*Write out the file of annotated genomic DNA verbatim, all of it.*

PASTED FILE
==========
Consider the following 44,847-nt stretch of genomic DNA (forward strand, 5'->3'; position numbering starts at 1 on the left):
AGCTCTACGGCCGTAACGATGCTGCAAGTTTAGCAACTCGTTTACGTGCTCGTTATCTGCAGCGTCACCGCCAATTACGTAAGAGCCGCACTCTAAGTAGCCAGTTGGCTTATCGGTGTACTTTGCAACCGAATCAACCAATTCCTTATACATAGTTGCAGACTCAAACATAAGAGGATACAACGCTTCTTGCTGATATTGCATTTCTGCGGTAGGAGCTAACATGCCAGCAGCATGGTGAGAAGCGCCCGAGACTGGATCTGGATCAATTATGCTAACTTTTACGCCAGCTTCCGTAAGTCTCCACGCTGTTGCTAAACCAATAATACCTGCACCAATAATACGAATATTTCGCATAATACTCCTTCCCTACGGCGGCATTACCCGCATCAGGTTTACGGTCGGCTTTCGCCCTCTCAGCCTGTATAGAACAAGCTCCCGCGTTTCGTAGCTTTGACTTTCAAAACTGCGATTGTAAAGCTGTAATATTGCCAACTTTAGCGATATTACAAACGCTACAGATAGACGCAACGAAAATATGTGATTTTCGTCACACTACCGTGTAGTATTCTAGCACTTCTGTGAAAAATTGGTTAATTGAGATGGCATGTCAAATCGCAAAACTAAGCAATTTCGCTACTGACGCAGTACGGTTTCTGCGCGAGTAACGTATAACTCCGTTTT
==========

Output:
Consider the following 44,847-nt stretch of genomic DNA (forward strand, 5'->3'; position numbering starts at 1 on the left):
AGCTCTACGGCCGTAACGATGCTGCAAGTTTAGCAACTCGTTTACGTGCTCGTTATCTGCAGCGTCACCGCCAATTACGTAAGAGCCGCACTCTAAGTAGCCAGTTGGCTTATCGGTGTACTTTGCAACCGAATCAACCAATTCCTTATACATAGTTGCAGACTCAAACATAAGAGGATACAACGCTTCTTGCTGATATTGCATTTCTGCGGTAGGAGCTAACATGCCAGCAGCATGGTGAGAAGCGCCCGAGACTGGATCTGGATCAATTATGCTAACTTTTACGCCAGCTTCCGTAAGTCTCCACGCTGTTGCTAAACCAATAATACCTGCACCAATAATACGAATATTTCGCATAATACTCCTTCCCTACGGCGGCATTACCCGCATCAGGTTTACGGTCGGCTTTCGCCCTCTCAGCCTGTATAGAACAAGCTCCCGCGTTTCGTAGCTTTGACTTTCAAAACTGCGATTGTAAAGCTGTAATATTGCCAACTTTAGCGATATTACAAACGCTACAGATAGACGCAACGAAAATATGTGATTTTCGTCACACTACCGTGTAGTATTCTAGCACTTCTGTGAAAAATTGGTTAATTGAGATGGCATGTCAAATCGCAAAACTAAGCAATTTCGCTACTGACGCAGTACGGTTTCTGCGCGAGTAACGTATAACTCCGTTTT